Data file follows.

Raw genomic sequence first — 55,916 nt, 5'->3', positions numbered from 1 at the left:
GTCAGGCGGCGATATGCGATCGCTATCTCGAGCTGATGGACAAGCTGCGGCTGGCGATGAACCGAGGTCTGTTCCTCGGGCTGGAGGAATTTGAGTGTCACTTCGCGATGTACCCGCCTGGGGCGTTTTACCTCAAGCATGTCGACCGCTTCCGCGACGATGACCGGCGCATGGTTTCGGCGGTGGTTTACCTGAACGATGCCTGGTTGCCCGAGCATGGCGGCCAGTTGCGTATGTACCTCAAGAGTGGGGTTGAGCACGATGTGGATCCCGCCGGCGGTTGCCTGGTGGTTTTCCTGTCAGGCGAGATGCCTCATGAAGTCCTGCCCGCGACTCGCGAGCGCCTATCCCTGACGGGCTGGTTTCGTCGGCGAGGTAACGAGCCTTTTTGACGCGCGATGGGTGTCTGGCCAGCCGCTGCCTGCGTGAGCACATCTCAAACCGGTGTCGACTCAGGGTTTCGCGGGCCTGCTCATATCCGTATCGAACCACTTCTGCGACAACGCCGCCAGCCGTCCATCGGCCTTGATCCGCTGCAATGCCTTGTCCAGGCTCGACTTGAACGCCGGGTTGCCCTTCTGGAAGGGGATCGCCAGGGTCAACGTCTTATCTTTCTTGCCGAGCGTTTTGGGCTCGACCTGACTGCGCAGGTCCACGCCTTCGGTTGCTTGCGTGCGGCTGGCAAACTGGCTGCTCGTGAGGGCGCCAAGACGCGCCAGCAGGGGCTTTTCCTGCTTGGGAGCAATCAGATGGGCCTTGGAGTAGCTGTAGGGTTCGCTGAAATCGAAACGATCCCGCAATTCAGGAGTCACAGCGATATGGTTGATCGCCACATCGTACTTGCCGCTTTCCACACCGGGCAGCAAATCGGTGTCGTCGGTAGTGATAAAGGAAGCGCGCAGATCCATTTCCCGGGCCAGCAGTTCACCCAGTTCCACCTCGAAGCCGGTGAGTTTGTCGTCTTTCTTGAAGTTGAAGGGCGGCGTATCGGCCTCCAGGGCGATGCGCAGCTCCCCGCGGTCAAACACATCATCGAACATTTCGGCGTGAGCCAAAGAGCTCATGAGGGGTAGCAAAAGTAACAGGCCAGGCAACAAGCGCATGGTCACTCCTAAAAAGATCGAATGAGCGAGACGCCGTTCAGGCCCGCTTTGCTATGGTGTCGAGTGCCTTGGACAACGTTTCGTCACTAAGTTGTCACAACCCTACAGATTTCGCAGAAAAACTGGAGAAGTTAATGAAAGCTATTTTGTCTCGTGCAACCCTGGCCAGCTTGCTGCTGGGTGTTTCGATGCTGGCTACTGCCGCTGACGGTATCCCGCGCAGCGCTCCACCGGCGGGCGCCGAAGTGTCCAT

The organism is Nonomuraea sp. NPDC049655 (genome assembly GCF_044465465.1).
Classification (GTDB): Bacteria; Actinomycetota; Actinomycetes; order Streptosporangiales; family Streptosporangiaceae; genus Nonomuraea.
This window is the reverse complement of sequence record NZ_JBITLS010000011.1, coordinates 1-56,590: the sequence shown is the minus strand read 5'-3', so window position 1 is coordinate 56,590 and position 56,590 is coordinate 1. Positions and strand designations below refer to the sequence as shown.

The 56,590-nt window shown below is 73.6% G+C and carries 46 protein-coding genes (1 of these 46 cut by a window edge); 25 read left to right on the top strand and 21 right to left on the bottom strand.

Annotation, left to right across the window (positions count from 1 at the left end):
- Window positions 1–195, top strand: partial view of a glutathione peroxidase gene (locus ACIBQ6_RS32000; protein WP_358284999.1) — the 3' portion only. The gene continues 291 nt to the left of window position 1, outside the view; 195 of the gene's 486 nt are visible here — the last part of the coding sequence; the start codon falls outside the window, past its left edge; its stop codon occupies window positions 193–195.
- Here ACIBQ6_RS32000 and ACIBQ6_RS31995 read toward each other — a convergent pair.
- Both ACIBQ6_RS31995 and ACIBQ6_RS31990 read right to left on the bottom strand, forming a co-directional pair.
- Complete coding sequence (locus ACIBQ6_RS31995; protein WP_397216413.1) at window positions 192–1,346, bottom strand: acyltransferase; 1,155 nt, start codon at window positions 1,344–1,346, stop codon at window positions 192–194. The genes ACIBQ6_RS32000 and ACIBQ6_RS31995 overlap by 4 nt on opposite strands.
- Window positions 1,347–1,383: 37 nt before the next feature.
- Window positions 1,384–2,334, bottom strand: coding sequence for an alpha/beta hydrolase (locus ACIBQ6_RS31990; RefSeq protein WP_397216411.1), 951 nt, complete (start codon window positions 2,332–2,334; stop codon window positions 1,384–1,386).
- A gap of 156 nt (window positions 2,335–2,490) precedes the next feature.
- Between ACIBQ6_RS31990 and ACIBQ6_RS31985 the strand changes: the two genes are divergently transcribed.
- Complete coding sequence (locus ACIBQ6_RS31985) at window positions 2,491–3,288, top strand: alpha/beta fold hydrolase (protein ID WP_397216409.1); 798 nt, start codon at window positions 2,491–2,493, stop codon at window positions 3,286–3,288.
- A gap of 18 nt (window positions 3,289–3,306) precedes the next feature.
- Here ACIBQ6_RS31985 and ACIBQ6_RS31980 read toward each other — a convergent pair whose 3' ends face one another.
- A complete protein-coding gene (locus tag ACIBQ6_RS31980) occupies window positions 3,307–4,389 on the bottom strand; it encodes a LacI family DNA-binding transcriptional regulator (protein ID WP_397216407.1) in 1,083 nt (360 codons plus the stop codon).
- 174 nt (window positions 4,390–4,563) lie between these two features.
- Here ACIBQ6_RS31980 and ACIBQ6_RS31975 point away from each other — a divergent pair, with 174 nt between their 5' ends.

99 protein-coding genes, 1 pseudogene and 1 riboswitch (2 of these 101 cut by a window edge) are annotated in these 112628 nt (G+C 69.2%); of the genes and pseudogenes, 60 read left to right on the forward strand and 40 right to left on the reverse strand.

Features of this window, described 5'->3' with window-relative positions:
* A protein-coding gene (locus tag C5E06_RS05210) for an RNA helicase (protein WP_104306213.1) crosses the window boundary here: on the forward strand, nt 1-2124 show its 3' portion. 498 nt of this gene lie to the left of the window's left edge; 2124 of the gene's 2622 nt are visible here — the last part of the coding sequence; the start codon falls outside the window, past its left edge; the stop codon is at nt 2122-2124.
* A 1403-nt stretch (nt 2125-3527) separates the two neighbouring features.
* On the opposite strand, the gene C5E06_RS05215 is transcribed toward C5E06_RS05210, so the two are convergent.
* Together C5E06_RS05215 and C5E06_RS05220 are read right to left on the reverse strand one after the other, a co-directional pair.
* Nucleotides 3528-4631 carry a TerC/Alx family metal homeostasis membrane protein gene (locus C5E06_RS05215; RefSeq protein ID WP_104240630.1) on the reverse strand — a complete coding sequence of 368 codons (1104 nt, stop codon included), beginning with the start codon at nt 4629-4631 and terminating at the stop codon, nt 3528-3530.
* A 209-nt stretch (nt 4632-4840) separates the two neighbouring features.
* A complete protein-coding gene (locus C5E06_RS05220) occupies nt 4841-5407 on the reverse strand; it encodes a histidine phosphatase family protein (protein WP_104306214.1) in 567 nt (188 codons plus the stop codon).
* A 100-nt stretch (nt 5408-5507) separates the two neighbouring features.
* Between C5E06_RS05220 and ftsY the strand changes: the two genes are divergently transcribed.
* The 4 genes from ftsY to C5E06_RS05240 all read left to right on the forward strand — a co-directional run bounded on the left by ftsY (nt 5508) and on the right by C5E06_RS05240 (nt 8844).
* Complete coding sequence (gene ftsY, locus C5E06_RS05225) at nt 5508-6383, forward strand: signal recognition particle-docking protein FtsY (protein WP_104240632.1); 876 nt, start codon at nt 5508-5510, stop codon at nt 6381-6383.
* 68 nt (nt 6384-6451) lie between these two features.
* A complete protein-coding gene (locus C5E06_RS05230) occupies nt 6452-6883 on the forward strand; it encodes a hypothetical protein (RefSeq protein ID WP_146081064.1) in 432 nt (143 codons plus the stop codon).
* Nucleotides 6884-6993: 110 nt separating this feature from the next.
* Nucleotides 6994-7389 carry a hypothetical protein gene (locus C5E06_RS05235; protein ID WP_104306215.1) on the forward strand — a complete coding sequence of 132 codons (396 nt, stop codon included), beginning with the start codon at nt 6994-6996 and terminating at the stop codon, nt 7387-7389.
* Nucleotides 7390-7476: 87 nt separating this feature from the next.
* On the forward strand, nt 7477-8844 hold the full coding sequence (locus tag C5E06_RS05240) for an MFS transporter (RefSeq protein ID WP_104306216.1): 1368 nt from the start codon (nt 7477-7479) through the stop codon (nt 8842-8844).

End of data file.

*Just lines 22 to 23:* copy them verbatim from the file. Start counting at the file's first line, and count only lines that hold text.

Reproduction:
99 protein-coding genes, 1 pseudogene and 1 riboswitch (2 of these 101 cut by a window edge) are annotated in these 112628 nt (G+C 69.2%); of the genes and pseudogenes, 60 read left to right on the forward strand and 40 right to left on the reverse strand.

Features of this window, described 5'->3' with window-relative positions: